Puffy Eyes: 8 Common Causes & What to Do

Puffy eyes may occur as a result of allergies, direct blows to the eyes, insect bites, pregnancy, a stye, pin eye or blepharitis. Eyes can become swollen due to an accumulation of fluid in the tissue that surrounds the eyes, like the eyelids or glands. 

In rare cases, puffy eyes may be a sign of a more serious health condition, like abnormal thyroid functioning, kidney problems or an eyelid tumor. These situations will typically cause swelling in other areas of the body, like the face or feet. 

Puffy eyes that persist for more than 3 days should be assessed by a doctor for diagnosis and treatment. Treatment may involve the use of antibiotics. 

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Puffy eyes are mainly caused by: 

1. Allergies

Allergies are one of the most common causes of puffy eyes. Eyes can become swollen with either respiratory allergies, contact allergies or a food/medication allergy. In addition to swelling, it common for eyes to become teary and for other symptoms to emerge, like a stuffy nose, runny nose, sneezing and itching.  

What to do: It is important to consult a doctor to determine the allergy trigger. The doctor may prescribe medications to manage symptoms, such as cetirizine or hydroxyzine, which will help reduce puffiness in the eyes. 

2. Stye

A stye is characterized by an inflammation of the glands in the eyelids caused by infection. It leads to swelling in the eyes, particularly in the eyelid. A pimple-like bump is usually noted, and many patients also report pain or discomfort with blinking, watery eyes and difficulty opening the eyes. 

What to do: Apply a warm compress to the eye 3 to 4 times per day for 5 to 10 minutes to relieve symptoms. Be sure to wash your face and hands with a mild soap to reduce the risk for further infection of surrounding glands. If the stye does not resolve within 7 days, you should see a doctor for assessment and treatment as necessary.

Read about other natural remedies for getting rid of a stye that you can try at home. 

3. Pink eye

Pink eye, also known as conjunctivitis, is an infection of the membranes that surround the eyeball. It is associated with symptoms like reddened eyes, thick yellow eye discharge, light sensitivity, and in some cases, puffy eyes and eyelids. 

What to do: You should see a doctor to identify the underlying cause of conjunctivitis and to start treatment with anti-inflammatory eyedrops. If the puffiness is related to a bacterial infection, the doctor may also prescribe antibiotic eye drops or ointments to eliminate the infection.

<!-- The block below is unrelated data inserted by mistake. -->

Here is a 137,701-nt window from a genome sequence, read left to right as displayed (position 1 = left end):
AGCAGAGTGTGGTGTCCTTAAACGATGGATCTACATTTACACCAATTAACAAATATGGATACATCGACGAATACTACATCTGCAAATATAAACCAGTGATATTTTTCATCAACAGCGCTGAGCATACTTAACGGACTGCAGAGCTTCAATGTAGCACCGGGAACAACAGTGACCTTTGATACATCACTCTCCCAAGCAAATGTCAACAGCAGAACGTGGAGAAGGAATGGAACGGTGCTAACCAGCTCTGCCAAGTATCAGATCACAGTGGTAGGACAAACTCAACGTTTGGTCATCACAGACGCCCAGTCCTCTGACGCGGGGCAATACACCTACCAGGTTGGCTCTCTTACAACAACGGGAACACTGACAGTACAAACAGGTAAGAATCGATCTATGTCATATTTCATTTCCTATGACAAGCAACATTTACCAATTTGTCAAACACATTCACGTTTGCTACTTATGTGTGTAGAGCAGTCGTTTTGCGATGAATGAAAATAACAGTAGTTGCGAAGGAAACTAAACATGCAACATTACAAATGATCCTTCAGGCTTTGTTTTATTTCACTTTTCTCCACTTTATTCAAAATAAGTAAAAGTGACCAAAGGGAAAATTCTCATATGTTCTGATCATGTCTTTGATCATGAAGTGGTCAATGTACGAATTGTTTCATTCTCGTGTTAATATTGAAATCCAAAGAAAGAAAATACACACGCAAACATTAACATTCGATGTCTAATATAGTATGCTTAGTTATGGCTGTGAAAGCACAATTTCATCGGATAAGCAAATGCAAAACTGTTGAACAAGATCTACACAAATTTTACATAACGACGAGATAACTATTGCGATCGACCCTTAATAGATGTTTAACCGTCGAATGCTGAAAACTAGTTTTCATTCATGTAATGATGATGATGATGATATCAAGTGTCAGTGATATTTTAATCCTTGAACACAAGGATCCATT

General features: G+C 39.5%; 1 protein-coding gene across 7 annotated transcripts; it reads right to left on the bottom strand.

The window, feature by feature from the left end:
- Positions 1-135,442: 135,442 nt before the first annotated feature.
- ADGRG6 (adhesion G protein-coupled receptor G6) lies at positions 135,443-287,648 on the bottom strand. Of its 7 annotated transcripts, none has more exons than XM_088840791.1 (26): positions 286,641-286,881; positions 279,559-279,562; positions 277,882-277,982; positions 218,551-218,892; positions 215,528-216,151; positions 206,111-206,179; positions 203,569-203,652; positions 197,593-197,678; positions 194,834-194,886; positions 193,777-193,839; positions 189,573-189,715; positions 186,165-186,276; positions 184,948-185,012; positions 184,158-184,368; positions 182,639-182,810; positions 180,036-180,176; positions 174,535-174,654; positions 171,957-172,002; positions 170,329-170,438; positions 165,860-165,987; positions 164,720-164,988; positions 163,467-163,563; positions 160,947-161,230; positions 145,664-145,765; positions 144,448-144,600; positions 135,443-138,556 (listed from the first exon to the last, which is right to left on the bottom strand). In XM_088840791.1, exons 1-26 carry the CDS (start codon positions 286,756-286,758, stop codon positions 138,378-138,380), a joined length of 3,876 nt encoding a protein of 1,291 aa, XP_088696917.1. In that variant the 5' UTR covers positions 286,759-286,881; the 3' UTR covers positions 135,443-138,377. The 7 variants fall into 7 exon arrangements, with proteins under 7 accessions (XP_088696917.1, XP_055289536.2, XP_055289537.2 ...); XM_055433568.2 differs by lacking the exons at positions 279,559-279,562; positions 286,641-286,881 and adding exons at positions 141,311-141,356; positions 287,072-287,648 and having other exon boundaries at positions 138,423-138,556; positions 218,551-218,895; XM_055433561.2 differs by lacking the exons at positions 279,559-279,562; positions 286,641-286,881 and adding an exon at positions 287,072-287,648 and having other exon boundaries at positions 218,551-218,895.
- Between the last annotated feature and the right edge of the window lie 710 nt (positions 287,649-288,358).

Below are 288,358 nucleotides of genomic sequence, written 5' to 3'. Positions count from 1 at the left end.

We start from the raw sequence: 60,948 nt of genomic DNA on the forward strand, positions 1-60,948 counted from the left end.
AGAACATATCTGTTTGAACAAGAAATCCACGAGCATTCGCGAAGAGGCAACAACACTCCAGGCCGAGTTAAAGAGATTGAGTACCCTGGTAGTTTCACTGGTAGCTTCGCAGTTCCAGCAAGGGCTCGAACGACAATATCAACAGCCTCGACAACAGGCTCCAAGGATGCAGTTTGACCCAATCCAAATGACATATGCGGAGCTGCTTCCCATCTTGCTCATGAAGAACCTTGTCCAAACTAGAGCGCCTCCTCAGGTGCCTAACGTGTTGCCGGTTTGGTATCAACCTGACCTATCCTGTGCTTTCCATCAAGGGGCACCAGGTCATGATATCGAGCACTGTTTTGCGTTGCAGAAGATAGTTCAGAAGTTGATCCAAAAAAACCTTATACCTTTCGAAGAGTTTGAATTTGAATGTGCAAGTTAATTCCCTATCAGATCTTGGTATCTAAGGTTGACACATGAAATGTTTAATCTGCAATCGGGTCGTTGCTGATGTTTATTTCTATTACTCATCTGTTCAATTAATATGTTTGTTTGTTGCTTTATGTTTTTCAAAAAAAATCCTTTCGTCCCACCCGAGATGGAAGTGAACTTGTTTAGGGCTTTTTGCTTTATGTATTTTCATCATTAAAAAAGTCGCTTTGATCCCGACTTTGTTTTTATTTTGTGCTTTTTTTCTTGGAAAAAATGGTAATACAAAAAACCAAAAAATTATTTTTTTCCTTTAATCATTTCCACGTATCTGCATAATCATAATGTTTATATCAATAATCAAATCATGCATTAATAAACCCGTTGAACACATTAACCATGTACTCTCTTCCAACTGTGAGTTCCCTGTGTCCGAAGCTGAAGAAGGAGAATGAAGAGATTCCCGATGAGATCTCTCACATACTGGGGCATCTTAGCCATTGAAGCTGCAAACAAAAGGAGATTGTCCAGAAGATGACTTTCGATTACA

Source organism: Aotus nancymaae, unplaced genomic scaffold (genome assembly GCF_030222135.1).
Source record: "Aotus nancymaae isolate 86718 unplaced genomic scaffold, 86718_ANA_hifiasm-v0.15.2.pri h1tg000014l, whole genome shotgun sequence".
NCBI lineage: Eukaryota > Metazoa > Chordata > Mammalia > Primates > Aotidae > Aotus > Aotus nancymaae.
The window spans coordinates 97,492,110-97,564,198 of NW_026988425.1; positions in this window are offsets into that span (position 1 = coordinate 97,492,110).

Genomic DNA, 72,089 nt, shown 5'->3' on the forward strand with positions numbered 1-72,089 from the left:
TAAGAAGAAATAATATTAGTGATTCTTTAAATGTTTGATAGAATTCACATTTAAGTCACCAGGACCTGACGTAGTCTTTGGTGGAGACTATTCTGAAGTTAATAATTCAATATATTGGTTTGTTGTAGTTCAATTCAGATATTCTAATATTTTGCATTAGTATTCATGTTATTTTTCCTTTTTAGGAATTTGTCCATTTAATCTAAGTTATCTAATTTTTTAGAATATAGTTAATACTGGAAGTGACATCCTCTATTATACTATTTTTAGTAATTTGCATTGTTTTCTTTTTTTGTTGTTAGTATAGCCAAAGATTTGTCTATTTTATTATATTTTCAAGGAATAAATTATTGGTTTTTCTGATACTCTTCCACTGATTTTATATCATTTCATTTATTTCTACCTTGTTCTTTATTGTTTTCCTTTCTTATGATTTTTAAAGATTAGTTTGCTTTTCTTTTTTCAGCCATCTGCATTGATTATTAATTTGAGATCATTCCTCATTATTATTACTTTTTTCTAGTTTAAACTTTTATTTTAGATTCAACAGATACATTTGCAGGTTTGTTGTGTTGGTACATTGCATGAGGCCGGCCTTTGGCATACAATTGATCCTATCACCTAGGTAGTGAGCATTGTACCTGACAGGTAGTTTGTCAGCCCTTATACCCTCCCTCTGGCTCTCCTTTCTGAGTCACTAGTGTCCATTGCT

See how pink eye in babies presents and how it can be treated. 

4. Kidney problems

Puffy eyes may be a sign of a problem with blood filtration in the kidneys. This will usually affect other areas of the body, like the legs. 

What to do: Avoid rubbing your eye and apply saline or moisturizing eye drops to relieve discomfort. You should see a doctor if you suspect a kidney problem. If a condition is diagnosed, the doctor should start treatment properly, with diuretics for example.  

5. Insect bites or direct blows 

Although they are more rare, insect bites and direct blows to the eyes can cause puffiness. These cases are more common in children, especially in those that participate in high-impact sports, like soccer or running. 

What to do: Rub an ice cube over the infected area to help reduce itchiness and inflammation. With bug bites, it is important to monitor for difficulty breathing, redness or itchiness, as these may be a sign of an allergic reaction that requires immediate medical attention.  

Learn more about the symptoms of a spider bite and the first aid you can initiate at home.

6. Blepharitis

Blepharitis is an inflammation of the eye lid that can appear very suddenly. It occurs when one of the eye glands responsible for oil production becomes blocked. This condition is commonly seen in people who rub their eyes frequently. Other common symptoms of blepharitis include discharge and the sensation of a foreign body in the eye. 

What to do: Place a warm compress on the eyes for 15 minutes to relieve discomfort. Then cleanse the eyes every day with moisturizing eye drops to remove discharge and prevent bacteria accumulation. 

7. Orbital cellulitis

This type of cellulitis is a severe infection of the tissues that surround the eyes. This can occur due to the accumulation of bacteria in the sinuses migrating up to the eyes. This condition can occur with sinusitis flare-ups or colds, and other common symptoms include fever, difficulty moving the eyes and blurry vision. 

What to do: Treatment typically involves antibiotics, although you should be assessed immediately if you suspect you have orbital cellulitis. 

8. Pregnancy 

Puffy eyes are a common symptom of pregnancy that are normal and common. The puffiness is related to hormonal changes that affect the blood vessels most superficial to the skin. Blood vessels are more prone to become dilated, leading to fluid accumulation and swelling in various areas of the body, like the eyes, face and feet. 

What to do: Although this is a common symptom of pregnancy, very sudden puffy eyes or swelling, especially if accompanied by high blood pressure and headaches, should be assessed by a doctor promptly to prevent complications. Treatment depends on the underlying cause in these cases.